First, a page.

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Analysis: Will life really be so different once lockdown is over?

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Analysis: Will life really be so different once lockdown is over?
Copyright  Claudio Furlan/LaPresse
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The economic data are not just bad, but terrible. GDP slumping by record levels, millions relying on government schemes, businesses going bust, Europe facing its worst recession for the best part of a century.

But there is hope that — with a vaccine, possible drugs and accepted social distancing, coupled with massive state subsidies — economies can recover relatively quickly and this might not turn into a 1930s depression.

But even if this is true — and it really is a big if — the current lockdowns and the economic hangover may well change our habits forever.

Now, don’t get me wrong. Lots of people have written lots of things about how the coronavirus crisis will change the world. Frankly, it does make a good read. But I’m not sure the world will fundamentally shift; evidence coming out of China so far suggests most things are returning to normal.

The crisis of 2020 may exacerbate current trends, though — not least of all the growing influence and power of an authoritarian China. But it’s unlikely we will be suddenly seeing socialist revolutions. However, there are things that will change.

Firstly, in a recession they always do. Most people will have less money, or will at least be more concerned about what they spend their money on.

Discretionary spending in China is down 40 per cent from a year ago.

How much were you spending on takeaway coffee a couple of months ago? Will you keep paying €5 for your vanilla coconut milk cappuccino with no foam and whipped cream every day? Do we need to replace our cars quite so often?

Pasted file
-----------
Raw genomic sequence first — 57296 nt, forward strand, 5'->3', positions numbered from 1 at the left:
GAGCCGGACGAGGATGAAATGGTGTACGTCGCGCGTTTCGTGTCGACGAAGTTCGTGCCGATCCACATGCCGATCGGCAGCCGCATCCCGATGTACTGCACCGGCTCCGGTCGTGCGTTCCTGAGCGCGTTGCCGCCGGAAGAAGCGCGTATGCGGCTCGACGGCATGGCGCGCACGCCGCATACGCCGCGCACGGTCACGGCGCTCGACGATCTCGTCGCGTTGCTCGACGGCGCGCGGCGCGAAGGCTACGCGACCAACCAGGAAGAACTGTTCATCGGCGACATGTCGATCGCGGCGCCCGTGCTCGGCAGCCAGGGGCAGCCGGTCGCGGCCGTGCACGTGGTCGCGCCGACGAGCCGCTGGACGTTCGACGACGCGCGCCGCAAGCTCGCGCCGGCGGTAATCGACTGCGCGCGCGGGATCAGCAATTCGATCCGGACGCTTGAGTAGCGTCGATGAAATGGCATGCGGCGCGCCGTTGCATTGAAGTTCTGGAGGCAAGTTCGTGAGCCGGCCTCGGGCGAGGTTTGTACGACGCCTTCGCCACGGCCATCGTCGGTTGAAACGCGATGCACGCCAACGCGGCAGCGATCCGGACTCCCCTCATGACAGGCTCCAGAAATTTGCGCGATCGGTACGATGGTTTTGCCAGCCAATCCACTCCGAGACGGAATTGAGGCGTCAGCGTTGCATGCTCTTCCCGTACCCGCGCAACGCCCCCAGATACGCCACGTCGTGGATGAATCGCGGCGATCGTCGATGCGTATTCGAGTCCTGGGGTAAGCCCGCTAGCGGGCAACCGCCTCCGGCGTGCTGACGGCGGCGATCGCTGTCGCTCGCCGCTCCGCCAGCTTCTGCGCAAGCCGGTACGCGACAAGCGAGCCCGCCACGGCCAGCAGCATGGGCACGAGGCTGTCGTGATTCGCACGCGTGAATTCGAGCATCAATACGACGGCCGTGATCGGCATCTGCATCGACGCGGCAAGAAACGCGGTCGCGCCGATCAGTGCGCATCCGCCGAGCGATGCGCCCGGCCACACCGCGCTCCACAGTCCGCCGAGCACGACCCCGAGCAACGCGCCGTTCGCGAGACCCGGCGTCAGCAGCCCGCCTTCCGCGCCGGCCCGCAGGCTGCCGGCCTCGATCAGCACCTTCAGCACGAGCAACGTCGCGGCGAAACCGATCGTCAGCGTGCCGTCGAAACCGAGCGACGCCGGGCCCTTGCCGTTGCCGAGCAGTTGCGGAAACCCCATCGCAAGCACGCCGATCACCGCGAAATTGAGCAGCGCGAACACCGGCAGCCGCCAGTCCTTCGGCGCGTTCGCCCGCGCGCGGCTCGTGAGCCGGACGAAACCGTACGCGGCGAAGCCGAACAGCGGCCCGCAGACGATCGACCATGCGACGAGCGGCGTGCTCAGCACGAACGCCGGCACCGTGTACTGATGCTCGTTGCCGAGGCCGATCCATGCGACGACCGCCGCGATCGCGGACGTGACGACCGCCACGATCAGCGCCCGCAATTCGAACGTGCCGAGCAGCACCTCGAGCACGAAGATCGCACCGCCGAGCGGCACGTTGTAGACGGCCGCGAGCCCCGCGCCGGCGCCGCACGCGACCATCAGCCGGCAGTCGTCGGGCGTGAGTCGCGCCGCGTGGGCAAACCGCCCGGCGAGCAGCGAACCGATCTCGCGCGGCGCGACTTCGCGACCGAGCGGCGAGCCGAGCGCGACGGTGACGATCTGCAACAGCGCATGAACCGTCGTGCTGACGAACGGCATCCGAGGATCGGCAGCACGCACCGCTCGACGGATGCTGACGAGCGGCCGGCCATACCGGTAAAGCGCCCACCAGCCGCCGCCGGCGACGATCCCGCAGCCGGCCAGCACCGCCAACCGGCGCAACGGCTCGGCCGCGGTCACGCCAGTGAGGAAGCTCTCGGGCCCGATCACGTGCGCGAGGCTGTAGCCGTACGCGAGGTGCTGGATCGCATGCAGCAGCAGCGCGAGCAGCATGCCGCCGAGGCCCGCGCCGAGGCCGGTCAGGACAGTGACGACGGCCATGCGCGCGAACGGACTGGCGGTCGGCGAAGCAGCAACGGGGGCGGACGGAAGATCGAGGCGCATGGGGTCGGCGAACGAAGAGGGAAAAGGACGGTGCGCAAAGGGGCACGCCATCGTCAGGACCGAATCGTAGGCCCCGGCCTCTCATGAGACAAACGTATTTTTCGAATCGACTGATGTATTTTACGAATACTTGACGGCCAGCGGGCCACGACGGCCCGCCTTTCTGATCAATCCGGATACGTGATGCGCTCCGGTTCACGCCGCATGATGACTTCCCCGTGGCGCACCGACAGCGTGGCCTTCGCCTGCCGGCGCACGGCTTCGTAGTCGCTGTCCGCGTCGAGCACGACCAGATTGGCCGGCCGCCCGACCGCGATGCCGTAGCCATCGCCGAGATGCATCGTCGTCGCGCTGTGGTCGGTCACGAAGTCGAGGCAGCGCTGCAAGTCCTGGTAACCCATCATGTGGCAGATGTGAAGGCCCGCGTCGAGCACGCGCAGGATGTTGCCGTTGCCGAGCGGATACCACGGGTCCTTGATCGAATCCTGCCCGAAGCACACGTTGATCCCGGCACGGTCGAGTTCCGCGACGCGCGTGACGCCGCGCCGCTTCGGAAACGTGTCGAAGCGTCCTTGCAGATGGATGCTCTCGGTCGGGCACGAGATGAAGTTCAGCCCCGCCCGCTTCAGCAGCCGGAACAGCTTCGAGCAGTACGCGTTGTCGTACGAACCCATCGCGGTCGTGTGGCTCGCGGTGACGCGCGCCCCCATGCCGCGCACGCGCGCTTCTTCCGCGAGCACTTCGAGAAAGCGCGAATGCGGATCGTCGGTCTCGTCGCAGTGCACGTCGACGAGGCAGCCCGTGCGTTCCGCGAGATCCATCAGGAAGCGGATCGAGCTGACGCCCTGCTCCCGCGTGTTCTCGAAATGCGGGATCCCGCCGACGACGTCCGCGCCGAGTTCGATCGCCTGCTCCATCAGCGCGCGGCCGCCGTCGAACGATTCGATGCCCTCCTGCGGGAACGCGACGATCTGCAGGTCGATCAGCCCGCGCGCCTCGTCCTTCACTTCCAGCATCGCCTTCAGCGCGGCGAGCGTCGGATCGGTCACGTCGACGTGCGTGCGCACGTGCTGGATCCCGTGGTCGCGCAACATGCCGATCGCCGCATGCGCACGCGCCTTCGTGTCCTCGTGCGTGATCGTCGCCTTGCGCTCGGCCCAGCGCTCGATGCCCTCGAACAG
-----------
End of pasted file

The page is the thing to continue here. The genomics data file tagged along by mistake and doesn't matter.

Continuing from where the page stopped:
Today the UK reported the lowest car sales in April in 74 years. And with restaurants, pubs and theatres likely to remain closed or partially closed for many months to come, we can’t help but spend less money. This is pretty obvious.

So what about when things return to what looks like the “old normal” and growth returns? Well, we have to remember that this isn’t like previous recessions. This one was brought on by a virus; a virus that forced us to stay indoors. It created fear.

One of the winners in recent weeks have been takeaway companies, delivering not just cheap pizza and burgers but actual three-course meals from some of our favourite restaurants. Why plod into town in the future, when you can enjoy the same tasty steak without the usual fuss at home? The same goes for our weekly shop. Millions of people are now having groceries delivered for the first time or buying other essential items online. It’s a new habit many will keep.

Cash was said to be king. In Germany and other parts of Europe, that was frustratingly true. But, shops are increasingly insisting on payment by card only. Personally, I haven’t used cash for weeks. I bet you most of those shops will now keep those “card only” signs in the window. These are only a few small examples, added to some bigger, perhaps more profound ones.

Will many more of us work from home? Germany and Finland have now enshrined in law that this should be an option for employees. Surely, lockdown arrangements have proven we don’t all need a desk in big, high rise office blocks? We can do our jobs effectively and efficiently from home. And what knock-on impact on our big metropolitan cities?

Also, it seems lots more people will take up cycling, walking or scooting to work, to avoid public transport. Cities like Brussels are now insisting on lower speed limits and more bicycle lanes being imposed this summer. And if travelling abroad becomes expensive and painfully slow due to extra checks, might we decide on longer, less frequent holidays, closer to home? Are the European weekend city breaks a thing of the past?

We obviously don’t know for sure, and while the world is unlikely to be turned on its head, this unprecedented crisis will have some impact. The new, “new normal” will not be like the old normal.

Darren McCaffrey is Euronews' political editor.